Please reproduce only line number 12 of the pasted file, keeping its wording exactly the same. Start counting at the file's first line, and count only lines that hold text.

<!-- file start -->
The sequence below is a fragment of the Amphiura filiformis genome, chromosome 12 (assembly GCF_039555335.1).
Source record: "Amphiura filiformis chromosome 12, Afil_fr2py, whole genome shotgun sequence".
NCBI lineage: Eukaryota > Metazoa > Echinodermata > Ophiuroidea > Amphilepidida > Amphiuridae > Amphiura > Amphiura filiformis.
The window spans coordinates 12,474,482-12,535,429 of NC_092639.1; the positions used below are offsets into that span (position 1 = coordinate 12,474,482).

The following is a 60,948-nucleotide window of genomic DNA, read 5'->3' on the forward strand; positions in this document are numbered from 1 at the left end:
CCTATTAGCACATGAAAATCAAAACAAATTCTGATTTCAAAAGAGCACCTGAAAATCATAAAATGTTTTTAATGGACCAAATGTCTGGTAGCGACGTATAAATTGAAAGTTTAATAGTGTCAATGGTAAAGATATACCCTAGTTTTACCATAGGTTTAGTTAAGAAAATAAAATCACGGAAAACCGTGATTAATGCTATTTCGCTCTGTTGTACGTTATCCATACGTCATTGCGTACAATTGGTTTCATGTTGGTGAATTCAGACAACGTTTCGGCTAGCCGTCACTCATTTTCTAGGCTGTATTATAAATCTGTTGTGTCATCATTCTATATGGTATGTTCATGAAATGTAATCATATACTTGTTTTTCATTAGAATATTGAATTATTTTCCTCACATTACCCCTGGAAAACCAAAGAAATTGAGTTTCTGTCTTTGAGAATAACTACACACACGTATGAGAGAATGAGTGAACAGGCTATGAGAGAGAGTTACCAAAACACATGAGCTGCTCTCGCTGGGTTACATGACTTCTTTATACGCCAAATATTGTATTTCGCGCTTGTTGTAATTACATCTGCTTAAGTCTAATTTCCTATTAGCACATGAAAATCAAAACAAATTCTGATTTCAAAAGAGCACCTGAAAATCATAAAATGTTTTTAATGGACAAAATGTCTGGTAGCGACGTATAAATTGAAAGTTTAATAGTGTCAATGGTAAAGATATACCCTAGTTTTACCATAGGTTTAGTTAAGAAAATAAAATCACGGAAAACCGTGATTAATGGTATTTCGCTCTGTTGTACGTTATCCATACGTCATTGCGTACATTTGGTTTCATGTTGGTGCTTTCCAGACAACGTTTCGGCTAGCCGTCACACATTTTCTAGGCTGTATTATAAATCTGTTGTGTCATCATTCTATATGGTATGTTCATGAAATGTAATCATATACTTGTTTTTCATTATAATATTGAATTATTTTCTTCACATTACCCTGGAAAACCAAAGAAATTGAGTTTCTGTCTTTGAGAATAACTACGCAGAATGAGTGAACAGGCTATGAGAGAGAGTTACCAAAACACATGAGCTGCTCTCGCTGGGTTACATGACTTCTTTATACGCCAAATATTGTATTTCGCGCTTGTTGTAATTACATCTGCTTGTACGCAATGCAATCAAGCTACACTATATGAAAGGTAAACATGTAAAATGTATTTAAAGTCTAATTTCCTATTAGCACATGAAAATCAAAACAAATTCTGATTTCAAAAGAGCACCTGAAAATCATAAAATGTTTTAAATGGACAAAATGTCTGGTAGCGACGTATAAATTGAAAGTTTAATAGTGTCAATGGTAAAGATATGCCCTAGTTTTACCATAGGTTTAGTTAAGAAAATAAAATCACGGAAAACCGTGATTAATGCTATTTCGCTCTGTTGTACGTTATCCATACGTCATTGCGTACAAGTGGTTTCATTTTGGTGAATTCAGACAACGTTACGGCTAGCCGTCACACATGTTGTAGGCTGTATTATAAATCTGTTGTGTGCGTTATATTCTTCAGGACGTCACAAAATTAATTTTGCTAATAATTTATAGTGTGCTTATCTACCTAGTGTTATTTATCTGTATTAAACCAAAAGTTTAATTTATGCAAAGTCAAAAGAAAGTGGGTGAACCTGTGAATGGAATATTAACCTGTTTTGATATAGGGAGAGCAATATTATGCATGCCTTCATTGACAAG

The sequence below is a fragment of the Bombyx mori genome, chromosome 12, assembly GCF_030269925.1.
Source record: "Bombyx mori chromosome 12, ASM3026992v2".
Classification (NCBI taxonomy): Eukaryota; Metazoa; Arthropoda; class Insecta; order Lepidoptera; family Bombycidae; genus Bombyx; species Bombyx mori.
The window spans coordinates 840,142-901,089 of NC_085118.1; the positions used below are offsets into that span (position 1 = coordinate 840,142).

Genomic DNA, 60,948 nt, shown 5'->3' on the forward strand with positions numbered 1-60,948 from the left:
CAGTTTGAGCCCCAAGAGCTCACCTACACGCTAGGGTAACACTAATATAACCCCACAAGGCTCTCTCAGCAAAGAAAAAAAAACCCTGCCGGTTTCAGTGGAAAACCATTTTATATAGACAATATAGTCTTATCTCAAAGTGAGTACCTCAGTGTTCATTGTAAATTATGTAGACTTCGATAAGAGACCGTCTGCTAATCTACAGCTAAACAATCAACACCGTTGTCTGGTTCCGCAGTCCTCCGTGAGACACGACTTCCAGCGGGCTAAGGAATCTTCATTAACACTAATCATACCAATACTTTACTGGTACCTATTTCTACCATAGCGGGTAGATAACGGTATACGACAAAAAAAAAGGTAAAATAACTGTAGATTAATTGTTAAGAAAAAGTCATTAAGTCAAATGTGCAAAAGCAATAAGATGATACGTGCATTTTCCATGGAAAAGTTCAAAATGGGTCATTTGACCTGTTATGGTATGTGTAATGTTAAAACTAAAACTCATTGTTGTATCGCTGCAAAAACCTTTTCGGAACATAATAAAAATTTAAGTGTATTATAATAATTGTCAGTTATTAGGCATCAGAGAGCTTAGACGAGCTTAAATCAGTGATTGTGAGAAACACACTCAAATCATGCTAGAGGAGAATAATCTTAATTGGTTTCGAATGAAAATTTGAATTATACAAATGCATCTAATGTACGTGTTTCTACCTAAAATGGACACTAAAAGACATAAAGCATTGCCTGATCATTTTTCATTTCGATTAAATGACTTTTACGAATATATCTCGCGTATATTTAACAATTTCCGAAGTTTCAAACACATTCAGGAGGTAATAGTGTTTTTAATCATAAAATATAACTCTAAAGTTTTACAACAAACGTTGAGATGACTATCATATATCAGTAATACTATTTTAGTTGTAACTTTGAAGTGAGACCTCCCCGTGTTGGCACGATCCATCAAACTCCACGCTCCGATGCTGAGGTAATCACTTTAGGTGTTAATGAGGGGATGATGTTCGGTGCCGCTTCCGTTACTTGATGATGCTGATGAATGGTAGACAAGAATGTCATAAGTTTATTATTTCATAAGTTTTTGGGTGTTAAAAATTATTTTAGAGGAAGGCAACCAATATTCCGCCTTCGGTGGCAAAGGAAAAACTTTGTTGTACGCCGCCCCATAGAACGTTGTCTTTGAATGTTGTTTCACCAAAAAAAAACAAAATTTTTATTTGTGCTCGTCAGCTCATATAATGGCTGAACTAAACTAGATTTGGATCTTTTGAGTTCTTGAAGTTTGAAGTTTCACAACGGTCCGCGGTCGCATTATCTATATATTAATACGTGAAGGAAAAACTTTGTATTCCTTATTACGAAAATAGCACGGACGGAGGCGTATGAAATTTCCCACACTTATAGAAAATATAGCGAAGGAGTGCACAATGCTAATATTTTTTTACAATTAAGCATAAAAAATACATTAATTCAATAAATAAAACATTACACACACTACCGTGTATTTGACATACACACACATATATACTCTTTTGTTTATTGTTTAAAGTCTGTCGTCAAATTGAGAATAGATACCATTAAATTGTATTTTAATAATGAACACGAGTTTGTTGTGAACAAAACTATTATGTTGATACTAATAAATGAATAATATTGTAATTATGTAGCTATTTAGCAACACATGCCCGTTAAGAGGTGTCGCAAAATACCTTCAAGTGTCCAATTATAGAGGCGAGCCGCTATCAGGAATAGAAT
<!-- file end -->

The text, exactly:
CAGTTTGAGCCCCAAGAGCTCACCTACACGCTAGGGTAACACTAATATAACCCCACAAGGCTCTCTCAGCAAAGAAAAAAAAACCCTGCCGGTTTCAGTGGAAAACCATTTTATATAGACAATATAGTCTTATCTCAAAGTGAGTACCTCAGTGTTCATTGTAAATTATGTAGACTTCGATAAGAGACCGTCTGCTAATCTACAGCTAAACAATCAACACCGTTGTCTGGTTCCGCAGTCCTCCGTGAGACACGACTTCCAGCGGGCTAAGGAATCTTCATTAACACTAATCATACCAATACTTTACTGGTACCTATTTCTACCATAGCGGGTAGATAACGGTATACGACAAAAAAAAAGGTAAAATAACTGTAGATTAATTGTTAAGAAAAAGTCATTAAGTCAAATGTGCAAAAGCAATAAGATGATACGTGCATTTTCCATGGAAAAGTTCAAAATGGGTCATTTGACCTGTTATGGTATGTGTAATGTTAAAACTAAAACTCATTGTTGTATCGCTGCAAAAACCTTTTCGGAACATAATAAAAATTTAAGTGTATTATAATAATTGTCAGTTATTAGGCATCAGAGAGCTTAGACGAGCTTAAATCAGTGATTGTGAGAAACACACTCAAATCATGCTAGAGGAGAATAATCTTAATTGGTTTCGAATGAAAATTTGAATTATACAAATGCATCTAATGTACGTGTTTCTACCTAAAATGGACACTAAAAGACATAAAGCATTGCCTGATCATTTTTCATTTCGATTAAATGACTTTTACGAATATATCTCGCGTATATTTAACAATTTCCGAAGTTTCAAACACATTCAGGAGGTAATAGTGTTTTTAATCATAAAATATAACTCTAAAGTTTTACAACAAACGTTGAGATGACTATCATATATCAGTAATACTATTTTAGTTGTAACTTTGAAGTGAGACCTCCCCGTGTTGGCACGATCCATCAAACTCCACGCTCCGATGCTGAGGTAATCACTTTAGGTGTTAATGAGGGGATGATGTTCGGTGCCGCTTCCGTTACTTGATGATGCTGATGAATGGTAGACAAGAATGTCATAAGTTTATTATTTCATAAGTTTTTGGGTGTTAAAAATTATTTTAGAGGAAGGCAACCAATATTCCGCCTTCGGTGGCAAAGGAAAAACTTTGTTGTACGCCGCCCCATAGAACGTTGTCTTTGAATGTTGTTTCACCAAAAAAAAACAAAATTTTTATTTGTGCTCGTCAGCTCATATAATGGCTGAACTAAACTAGATTTGGATCTTTTGAGTTCTTGAAGTTTGAAGTTTCACAACGGTCCGCGGTCGCATTATCTATATATTAATACGTGAAGGAAAAACTTTGTATTCCTTATTACGAAAATAGCACGGACGGAGGCGTATGAAATTTCCCACACTTATAGAAAATATAGCGAAGGAGTGCACAATGCTAATATTTTTTTACAATTAAGCATAAAAAATACATTAATTCAATAAATAAAACATTACACACACTACCGTGTATTTGACATACACACACATATATACTCTTTTGTTTATTGTTTAAAGTCTGTCGTCAAATTGAGAATAGATACCATTAAATTGTATTTTAATAATGAACACGAGTTTGTTGTGAACAAAACTATTATGTTGATACTAATAAATGAATAATATTGTAATTATGTAGCTATTTAGCAACACATGCCCGTTAAGAGGTGTCGCAAAATACCTTCAAGTGTCCAATTATAGAGGCGAGCCGCTATCAGGAATAGAAT